This tension between the public and the private at this stage of Keynes's life is the hub of the book. The Apostles made love the most important object in life, linking it with the beautiful, and in the male-dominated world of the university sought the delights of what they liked to refer to as the Higher Sodomy. This was a challenge to established authority, at that time involving serious risk of blackmail or imprisonment. Yet Keynes himself flourished in orthodox circles. He maintained a close and affectionate relationship with his parents, was popular and won all the prizes at Eton, earned the unstinting approval of his superiors at every job he undertook, and was hunted down by every lionizing hostess.

Via his early philosophical study of probability, Keynes discovered an interest in statistics and his bent for the practical problems of economics. When war broke out in 1914 he did not rest—utterly confident in his own ability—until he got himself a place in the British Treasury. There, his efficiency and resourcefulness immediately made him noticed. The London hostesses picked him up as well, and in no time at all he was weekending with the prime minister.

Meantime, the war was bogging down in the trenches, and Britain's volunteer army had to be replaced with conscripted recruits. Keynes's friends—his lover Duncan Grant and Lytton Strachey and other members of the Bloomsbury group—were conscientious objectors and passionate critics of the government. Keynes himself was both critical of the government's manpower policy and an objector to its preemption of his personal right to decide whether to enlist. He seriously considered resigning from the Treasury. His protest on his own behalf was swept aside by the official view of the importance of his work to the war effort and indeed got rather lost in his genuine pleasure in the virtuosity of his performance.

He stayed on, testifying to the validity of his friends' scruples and maneuvering to get them settled as farmworkers. But Skidelsky effectively makes much of the strain created for a man whose public self could manage with aplomb all of Britain's inter-allied finance (and that before he was 35) and whose private self was being needled by those he loved best as to his rightness in contributing to a cause so morally wrong.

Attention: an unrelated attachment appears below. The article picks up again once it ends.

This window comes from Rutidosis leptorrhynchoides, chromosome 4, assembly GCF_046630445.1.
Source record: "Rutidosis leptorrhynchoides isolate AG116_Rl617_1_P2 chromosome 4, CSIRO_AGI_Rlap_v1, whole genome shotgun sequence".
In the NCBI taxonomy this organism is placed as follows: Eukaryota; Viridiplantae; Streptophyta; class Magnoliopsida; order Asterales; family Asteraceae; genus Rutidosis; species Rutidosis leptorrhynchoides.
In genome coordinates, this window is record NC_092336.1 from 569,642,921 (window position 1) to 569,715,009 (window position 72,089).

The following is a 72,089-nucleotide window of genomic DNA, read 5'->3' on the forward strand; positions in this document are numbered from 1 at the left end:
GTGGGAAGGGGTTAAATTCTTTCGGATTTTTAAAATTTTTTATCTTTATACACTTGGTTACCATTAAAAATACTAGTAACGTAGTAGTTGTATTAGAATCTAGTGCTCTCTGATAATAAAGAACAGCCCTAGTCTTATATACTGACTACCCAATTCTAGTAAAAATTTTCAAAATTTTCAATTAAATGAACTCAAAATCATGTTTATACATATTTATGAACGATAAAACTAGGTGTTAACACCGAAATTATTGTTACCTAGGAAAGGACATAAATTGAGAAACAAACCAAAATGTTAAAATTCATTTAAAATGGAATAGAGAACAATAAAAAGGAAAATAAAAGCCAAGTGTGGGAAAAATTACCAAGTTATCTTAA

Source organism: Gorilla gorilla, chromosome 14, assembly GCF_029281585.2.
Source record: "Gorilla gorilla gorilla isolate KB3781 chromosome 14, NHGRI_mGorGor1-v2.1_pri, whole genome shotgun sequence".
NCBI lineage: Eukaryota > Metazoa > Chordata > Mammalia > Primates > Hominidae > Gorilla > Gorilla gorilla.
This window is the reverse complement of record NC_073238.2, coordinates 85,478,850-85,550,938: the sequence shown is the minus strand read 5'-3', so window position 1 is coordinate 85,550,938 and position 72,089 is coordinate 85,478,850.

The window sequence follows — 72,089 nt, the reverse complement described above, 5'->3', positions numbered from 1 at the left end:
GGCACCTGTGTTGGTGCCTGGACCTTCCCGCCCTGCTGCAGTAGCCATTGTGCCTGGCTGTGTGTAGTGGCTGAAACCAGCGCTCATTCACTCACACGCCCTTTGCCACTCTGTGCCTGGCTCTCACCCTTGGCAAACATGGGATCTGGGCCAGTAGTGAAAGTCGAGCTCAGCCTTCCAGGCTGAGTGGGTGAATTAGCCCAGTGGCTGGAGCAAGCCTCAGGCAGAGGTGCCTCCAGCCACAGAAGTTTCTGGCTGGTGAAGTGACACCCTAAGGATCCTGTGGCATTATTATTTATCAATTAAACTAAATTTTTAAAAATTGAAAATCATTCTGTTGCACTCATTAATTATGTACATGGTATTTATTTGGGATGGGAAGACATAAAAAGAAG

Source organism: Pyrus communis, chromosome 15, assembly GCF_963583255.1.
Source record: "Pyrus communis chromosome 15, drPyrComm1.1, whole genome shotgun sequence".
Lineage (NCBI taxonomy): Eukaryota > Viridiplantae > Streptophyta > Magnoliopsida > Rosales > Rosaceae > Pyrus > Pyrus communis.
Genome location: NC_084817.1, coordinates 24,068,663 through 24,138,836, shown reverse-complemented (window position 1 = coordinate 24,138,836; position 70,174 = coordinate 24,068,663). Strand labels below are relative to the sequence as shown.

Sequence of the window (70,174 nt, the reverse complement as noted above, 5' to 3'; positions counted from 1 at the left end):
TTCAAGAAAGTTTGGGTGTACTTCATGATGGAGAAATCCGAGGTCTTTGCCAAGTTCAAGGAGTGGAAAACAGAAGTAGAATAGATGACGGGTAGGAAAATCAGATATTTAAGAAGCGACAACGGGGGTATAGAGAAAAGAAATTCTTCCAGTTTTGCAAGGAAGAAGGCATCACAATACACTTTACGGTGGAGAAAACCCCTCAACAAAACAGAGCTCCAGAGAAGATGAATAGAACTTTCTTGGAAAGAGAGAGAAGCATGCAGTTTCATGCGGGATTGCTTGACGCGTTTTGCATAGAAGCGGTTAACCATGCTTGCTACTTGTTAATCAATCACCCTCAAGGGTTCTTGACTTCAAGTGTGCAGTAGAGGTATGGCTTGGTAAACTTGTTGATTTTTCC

Keynes thus went to the Paris Peace Conference not only with a "grand" scheme for the rehabilitation of Europe in his pocket but with a load of guilt as well. His grand scheme was turned down, and he was appalled to see the defeated nations saddled with debts beyond reason. Frustrated and overworked, he resigned from the Treasury to distill his anger in writing The Economic Consequences of the Peace, published in 1919. The historical sweep of the book, with its searing portraits of Lloyd George, Wilson, and Clemenceau, and its clear address to the practical problem of a devastated and starving Europe, made it a bestseller overnight. Hopes Betrayed closes with the reaction of public and critics and with Keynes launched on a career as a publicist. Economics apart, a great deal of his life was spent as teacher and preacher, urging the British to use their brains. (Keynes rhymed with brains, he was fond of reminding.)

Keynes was a man of many contradictions. Skidelsky makes them intellectually and humanly understandable and has produced an important and wonderfully readable biography. It is tempting to speculate on what his conclusions will be in volume two concerning the influence of Keynes's early beliefs on his later development away from economic orthodoxy. That they will be lucid, convincing, and enjoyable to read, we may be sure.

Elizabeth Johnson is the editor of four volumes of The Collected Writings of John Maynard Keynes and the author, with Harry G. Johnson, of The Shadow of Keynes.